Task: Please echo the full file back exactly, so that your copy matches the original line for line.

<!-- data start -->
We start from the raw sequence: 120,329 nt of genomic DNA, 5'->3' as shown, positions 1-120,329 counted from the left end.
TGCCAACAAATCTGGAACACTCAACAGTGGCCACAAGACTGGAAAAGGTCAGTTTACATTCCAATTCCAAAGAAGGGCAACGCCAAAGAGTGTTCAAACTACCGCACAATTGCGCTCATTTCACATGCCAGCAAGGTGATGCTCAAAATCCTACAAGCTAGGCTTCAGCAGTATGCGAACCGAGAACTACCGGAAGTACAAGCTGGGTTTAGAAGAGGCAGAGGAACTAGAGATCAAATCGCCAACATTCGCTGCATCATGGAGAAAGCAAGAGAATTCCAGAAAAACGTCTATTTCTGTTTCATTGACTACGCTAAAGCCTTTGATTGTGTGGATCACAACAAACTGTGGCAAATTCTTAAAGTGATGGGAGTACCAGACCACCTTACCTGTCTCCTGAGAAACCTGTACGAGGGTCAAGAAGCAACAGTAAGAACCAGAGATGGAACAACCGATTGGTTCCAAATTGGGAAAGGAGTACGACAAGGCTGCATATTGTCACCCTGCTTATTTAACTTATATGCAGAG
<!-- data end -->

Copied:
We start from the raw sequence: 120,329 nt of genomic DNA, 5'->3' as shown, positions 1-120,329 counted from the left end.
TGCCAACAAATCTGGAACACTCAACAGTGGCCACAAGACTGGAAAAGGTCAGTTTACATTCCAATTCCAAAGAAGGGCAACGCCAAAGAGTGTTCAAACTACCGCACAATTGCGCTCATTTCACATGCCAGCAAGGTGATGCTCAAAATCCTACAAGCTAGGCTTCAGCAGTATGCGAACCGAGAACTACCGGAAGTACAAGCTGGGTTTAGAAGAGGCAGAGGAACTAGAGATCAAATCGCCAACATTCGCTGCATCATGGAGAAAGCAAGAGAATTCCAGAAAAACGTCTATTTCTGTTTCATTGACTACGCTAAAGCCTTTGATTGTGTGGATCACAACAAACTGTGGCAAATTCTTAAAGTGATGGGAGTACCAGACCACCTTACCTGTCTCCTGAGAAACCTGTACGAGGGTCAAGAAGCAACAGTAAGAACCAGAGATGGAACAACCGATTGGTTCCAAATTGGGAAAGGAGTACGACAAGGCTGCATATTGTCACCCTGCTTATTTAACTTATATGCAGAG